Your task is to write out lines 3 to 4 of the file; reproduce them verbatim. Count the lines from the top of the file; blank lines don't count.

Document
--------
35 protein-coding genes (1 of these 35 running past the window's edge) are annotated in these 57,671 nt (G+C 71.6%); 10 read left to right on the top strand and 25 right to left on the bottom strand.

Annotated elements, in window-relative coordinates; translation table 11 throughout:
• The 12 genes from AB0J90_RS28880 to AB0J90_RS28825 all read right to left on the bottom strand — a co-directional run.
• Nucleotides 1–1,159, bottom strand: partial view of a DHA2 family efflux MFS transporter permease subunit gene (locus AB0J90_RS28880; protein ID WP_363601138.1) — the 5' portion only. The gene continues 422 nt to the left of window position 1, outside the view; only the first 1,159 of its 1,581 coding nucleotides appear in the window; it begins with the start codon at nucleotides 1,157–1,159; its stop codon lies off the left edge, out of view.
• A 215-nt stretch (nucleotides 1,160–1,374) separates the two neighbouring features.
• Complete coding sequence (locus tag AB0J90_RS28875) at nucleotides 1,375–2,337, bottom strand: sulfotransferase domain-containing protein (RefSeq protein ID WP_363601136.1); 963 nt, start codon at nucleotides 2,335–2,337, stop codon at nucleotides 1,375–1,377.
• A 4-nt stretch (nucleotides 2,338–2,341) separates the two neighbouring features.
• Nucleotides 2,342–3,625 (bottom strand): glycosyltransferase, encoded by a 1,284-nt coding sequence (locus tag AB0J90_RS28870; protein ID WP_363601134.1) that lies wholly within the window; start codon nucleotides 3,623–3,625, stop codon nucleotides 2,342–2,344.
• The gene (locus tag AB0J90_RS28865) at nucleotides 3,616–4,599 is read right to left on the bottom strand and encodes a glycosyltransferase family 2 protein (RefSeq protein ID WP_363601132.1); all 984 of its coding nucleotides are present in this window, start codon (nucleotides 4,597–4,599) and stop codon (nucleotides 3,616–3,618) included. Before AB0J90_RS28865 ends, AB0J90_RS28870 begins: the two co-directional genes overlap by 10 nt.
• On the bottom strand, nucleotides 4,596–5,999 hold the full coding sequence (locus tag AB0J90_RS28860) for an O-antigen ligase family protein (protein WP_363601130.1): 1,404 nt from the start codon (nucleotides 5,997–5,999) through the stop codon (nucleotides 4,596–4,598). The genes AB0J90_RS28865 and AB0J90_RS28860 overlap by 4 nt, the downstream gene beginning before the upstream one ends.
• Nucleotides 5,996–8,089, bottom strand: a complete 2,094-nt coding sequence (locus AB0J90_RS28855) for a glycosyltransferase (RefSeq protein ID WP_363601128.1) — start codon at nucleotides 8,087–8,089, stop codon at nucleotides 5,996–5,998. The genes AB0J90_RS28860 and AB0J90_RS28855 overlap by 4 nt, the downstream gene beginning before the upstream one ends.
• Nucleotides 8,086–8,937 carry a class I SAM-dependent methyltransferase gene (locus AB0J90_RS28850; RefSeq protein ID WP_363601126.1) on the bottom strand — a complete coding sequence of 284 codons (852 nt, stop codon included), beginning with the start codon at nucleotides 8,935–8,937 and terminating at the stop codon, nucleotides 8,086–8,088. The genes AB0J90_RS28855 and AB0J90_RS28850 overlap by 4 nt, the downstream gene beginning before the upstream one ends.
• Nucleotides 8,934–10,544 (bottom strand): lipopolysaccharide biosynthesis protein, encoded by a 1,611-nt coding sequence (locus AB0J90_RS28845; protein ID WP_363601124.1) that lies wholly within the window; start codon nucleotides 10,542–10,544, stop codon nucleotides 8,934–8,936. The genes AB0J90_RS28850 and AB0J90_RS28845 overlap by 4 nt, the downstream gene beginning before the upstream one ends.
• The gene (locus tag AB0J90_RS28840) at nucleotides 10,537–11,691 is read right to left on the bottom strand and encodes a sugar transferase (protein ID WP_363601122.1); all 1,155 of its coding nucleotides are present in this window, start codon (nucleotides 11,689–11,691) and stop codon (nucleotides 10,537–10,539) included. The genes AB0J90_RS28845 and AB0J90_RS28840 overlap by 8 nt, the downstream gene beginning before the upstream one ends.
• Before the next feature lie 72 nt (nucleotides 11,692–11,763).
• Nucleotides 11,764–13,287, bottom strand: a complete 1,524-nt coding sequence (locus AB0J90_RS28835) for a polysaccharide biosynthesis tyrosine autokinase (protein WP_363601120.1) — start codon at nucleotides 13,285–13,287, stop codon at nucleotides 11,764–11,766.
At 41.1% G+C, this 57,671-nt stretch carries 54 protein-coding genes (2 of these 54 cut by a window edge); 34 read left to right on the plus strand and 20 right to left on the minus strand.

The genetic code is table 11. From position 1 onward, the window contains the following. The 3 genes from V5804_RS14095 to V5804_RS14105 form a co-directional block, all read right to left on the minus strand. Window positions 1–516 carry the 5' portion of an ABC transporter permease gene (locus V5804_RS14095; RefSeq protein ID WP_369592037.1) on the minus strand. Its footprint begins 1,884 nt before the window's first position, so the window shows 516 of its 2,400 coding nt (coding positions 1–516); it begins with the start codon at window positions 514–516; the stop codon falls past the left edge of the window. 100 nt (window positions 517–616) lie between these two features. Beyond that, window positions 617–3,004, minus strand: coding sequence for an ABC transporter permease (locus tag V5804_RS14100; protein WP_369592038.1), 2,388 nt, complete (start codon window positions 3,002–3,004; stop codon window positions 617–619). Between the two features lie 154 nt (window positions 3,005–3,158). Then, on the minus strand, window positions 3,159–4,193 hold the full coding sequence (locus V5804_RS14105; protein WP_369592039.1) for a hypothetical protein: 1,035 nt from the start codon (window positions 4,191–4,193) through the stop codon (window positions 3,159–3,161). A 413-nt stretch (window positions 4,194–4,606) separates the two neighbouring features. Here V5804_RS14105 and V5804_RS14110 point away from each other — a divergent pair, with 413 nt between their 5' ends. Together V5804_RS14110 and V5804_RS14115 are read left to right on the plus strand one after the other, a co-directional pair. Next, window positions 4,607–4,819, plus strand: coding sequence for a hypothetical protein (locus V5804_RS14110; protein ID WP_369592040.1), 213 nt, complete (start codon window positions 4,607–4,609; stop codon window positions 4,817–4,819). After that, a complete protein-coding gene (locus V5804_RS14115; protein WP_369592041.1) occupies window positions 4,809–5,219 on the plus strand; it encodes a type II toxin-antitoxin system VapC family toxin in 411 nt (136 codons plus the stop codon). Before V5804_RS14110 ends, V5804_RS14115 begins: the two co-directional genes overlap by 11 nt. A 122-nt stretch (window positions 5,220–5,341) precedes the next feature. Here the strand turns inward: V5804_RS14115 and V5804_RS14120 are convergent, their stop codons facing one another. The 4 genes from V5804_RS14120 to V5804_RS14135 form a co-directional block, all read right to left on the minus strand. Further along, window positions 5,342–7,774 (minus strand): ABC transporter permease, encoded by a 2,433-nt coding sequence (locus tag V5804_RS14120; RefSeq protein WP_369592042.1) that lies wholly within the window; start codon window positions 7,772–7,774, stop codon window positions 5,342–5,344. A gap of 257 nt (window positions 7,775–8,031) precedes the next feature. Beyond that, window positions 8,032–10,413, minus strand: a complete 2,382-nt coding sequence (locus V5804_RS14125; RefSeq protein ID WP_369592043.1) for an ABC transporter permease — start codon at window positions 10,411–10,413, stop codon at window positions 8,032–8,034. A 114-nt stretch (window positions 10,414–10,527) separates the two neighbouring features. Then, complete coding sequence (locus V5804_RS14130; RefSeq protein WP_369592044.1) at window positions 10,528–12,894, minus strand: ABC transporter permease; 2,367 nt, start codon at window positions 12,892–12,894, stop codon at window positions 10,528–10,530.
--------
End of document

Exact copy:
• The 12 genes from AB0J90_RS28880 to AB0J90_RS28825 all read right to left on the bottom strand — a co-directional run.
• Nucleotides 1–1,159, bottom strand: partial view of a DHA2 family efflux MFS transporter permease subunit gene (locus AB0J90_RS28880; protein ID WP_363601138.1) — the 5' portion only. The gene continues 422 nt to the left of window position 1, outside the view; only the first 1,159 of its 1,581 coding nucleotides appear in the window; it begins with the start codon at nucleotides 1,157–1,159; its stop codon lies off the left edge, out of view.